Cattafi next argues that, in entering its order, the court ignored Cattafi's wife's undivided one-half interest in Unit 2B as a tenant by the entirety. Cattafi's argument appears to be that under the law of tenancy by entirety, Mrs. Cattafi is entitled to one-half of the rents received and/or imputed with respect to Unit 2B after deduction of one-half of the carrying costs, and that the trial court did not recognize that, particularly with respect to the rents paid by Drs. Leyble and Savino. Cattafi points to Capital Finance Co. of Delaware Valley, Inc. v. Asterbadi, 398 N.J. Super. 299 (App. Div.), certif. denied, 195 N.J. 521 (2008).

We find Cattafi's arguments on this point to be without merit. First of all, Cattafi is ignoring the finding that the rents are his asset alone. Secondly, he is arguing on his wife's behalf, and he does not and cannot represent her. She is not a party to this action. There is, of course, a serious question as to whether Cattafi's counsel himself can represent her since there may well be a dispute between the Cattafis as to whom is entitled to what, particularly in light of the court's findings that the rents from Drs. Leyble and Savino belong solely to Cattafi.

It appears from the record that Cattafi controls the entire space at Unit 2B as part of his chiropractic practice and Mrs. Cattafi has no presence at this site. While co-tenants out of possession are entitled to an accounting for their share of the rents, issues, and profits, that question is not before us. Lohmann v. Lohmann, 50 N.J. Super. 37 (App. Div. 1958). The dispute here is between Cattafi, as judgment debtor, and 1099 LLC, as judgment creditor. Unlike Capital Finance Co. of Delaware Valley, this is not a situation in which the debtor's co-tenant's interest has been purchased at a Sheriff's sale. Partition here was denied and is not at issue.

The sole question at issue in this case was whether the rents payable by Drs. Leyble and Savino are payable to Cattafi alone or to him and his wife, as tenants by the entirety. Cattafi's suggested analysis under the principle of tenancy by the entirety is not ripe at this time. 1099 LLC has not sought one-half of the rent, actual or imputed, from Cattafi. While the trial court recognized that Mrs. Cattafi is a tenant by the entirety, it noted correctly that the situation here is "a little bit different" than Capital Finance Co. of Delaware Valley. In that case, such an analysis had to be performed because a debtor co-tenant's interest was purchased at an execution sale. Capital Fin. Co. of Del. Valley, supra, 398 N.J. Super. at 305. That was not the case here. Moreover, 1099 LLC did not seek to levy on Cattafi's one-half interest in Unit 2B.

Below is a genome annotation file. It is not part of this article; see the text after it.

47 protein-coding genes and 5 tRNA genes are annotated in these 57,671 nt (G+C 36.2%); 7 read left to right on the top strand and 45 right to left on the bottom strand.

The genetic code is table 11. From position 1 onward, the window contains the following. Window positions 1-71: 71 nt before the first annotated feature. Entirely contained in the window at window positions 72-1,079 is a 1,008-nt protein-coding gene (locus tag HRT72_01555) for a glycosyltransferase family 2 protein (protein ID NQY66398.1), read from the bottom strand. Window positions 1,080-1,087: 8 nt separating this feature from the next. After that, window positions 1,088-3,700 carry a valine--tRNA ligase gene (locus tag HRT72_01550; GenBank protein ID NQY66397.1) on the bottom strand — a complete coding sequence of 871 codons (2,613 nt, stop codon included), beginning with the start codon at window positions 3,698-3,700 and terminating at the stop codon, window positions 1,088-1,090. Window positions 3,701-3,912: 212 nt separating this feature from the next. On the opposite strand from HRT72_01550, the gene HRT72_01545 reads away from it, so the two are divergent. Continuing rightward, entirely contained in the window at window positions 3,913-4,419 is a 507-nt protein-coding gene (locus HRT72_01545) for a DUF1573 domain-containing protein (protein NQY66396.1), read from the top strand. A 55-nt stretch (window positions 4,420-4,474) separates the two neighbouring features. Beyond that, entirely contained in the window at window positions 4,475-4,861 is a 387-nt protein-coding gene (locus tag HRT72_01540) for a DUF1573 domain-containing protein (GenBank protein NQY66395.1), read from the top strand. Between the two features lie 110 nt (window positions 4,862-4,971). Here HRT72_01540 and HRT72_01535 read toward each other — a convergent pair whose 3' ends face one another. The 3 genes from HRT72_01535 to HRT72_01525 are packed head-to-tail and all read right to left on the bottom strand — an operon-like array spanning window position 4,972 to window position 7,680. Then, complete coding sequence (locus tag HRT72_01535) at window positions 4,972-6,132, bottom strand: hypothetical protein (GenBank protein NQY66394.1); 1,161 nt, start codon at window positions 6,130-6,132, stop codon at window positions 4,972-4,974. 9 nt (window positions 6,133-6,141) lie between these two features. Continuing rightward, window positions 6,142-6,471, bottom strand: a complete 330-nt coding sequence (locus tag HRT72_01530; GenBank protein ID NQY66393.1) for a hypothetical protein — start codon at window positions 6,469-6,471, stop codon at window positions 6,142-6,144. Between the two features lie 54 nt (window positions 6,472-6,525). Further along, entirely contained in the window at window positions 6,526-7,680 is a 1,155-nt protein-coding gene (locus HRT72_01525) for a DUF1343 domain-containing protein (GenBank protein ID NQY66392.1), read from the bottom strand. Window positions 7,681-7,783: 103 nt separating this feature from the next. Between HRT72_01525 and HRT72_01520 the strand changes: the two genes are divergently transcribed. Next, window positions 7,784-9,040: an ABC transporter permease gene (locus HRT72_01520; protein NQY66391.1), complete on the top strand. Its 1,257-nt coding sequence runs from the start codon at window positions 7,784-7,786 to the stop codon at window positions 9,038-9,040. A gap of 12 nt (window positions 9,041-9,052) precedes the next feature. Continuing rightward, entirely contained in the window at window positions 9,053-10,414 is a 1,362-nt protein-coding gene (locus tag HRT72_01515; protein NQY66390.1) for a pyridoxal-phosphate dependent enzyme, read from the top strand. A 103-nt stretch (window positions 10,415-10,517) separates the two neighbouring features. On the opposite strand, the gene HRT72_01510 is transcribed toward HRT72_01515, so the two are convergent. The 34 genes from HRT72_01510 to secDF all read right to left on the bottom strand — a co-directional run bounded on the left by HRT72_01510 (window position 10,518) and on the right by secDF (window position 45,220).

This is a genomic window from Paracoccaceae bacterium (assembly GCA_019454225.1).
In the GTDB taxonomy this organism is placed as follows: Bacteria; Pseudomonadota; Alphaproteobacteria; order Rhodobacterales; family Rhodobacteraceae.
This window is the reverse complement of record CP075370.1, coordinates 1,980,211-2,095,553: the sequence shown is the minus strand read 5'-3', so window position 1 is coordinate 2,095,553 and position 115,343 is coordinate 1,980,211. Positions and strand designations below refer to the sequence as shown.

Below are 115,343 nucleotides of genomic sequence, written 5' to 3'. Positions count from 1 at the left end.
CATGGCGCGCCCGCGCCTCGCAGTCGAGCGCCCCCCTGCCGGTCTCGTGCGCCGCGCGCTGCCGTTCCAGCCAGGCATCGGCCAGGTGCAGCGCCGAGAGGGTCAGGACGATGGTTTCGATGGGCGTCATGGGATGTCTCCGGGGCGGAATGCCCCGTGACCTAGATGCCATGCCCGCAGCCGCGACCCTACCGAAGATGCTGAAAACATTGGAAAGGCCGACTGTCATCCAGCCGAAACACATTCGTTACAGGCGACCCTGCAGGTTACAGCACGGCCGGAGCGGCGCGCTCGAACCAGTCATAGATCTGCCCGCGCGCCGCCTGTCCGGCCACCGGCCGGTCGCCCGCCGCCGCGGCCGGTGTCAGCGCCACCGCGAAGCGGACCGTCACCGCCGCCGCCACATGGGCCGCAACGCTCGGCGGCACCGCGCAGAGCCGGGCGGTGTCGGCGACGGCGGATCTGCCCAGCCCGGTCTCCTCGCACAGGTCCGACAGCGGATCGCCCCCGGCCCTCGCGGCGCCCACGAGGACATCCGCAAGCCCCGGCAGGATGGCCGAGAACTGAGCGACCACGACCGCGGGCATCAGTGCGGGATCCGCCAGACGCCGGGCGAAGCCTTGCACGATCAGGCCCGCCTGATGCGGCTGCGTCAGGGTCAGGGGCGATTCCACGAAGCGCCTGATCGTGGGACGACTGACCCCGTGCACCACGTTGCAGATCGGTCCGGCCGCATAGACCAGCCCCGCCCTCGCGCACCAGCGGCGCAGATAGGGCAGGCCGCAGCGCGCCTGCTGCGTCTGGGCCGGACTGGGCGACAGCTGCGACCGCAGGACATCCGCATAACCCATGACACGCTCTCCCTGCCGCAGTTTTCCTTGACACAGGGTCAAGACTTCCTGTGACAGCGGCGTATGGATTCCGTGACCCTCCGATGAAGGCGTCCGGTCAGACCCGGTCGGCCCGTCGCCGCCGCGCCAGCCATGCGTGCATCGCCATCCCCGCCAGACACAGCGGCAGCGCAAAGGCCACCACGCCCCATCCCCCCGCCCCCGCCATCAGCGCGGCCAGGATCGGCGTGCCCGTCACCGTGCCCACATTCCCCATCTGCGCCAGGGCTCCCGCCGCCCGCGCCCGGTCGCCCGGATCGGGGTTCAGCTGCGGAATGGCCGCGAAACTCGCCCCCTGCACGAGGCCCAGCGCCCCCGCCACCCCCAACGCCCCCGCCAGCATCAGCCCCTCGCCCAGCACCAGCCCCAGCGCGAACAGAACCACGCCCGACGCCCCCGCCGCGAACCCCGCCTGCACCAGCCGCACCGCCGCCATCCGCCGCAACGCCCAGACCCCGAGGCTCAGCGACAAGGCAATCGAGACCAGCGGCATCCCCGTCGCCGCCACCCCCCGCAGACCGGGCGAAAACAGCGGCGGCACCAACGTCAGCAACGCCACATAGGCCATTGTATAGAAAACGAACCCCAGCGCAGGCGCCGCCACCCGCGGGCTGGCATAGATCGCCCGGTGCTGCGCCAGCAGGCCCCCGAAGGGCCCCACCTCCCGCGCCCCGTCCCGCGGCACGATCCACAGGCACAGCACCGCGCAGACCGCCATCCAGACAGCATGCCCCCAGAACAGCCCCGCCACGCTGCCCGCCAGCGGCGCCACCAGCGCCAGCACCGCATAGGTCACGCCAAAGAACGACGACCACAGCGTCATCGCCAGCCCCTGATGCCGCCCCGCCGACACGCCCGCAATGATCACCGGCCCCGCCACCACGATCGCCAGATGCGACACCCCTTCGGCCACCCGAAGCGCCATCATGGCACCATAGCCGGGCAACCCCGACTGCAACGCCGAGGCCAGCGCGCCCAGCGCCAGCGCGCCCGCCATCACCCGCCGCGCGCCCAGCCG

Lastly, Cattafi argues that the court erred in denying his request for an order to pay out of income monies owed to 1099 LLC. Under N.J.S.A. 2A:17-50(a), an application for monies to be paid from wages is made on the application of the judgment creditor. It is the prerogative of the judgment creditor as to which permissible form of collection remedy it wishes to pursue. In this case, the judgment-creditor did not pursue a wage execution and the trial court did not grant such a remedy in proceedings in the face of the judgment creditor's objections. We see no misuse of the court's discretion in this regard.

Based on our analysis, we therefore affirm the trial court's orders. We note, however, that as neither Mrs. Cattafi nor Bayview has ever been party to the action, it is without prejudice to either or both parties filing a separate action to determine what rights, if any, they may have to the monies paid to 1099 LLC.

After oral argument, we received a motion from Cattafi to temporarily remand the matter to the Law Division "to allow defendant's wife 30 days to file a motion to intervene and retain jurisdiction." We deny the application. First of all, once again, Cattafi himself has no standing to advance the interest of Mrs. Cattafi. Secondly, Cattafi's attorney may well have a positional if not a real conflict of interest, if the matter is pursued between them as to what is owed to whom with respect to the condominium property. Thirdly, it may well be necessary for a court to permit discovery and/or a plenary hearing to resolve any claims for monies levied upon and to consider, among other issues, the provisions of N.J.S.A. 2A:17-29 with respect to claims of property levied upon as well as N.J.S.A. 2A:14-9, the statute of limitations for such actions. While this opinion is without prejudice to Mrs. Cattafi and Bayview filing a separate action for relief for monies wrongfully levied upon, we deny the motion to remand.

The trial court's orders of July 14, 2008, and March 6, 2009, are affirmed.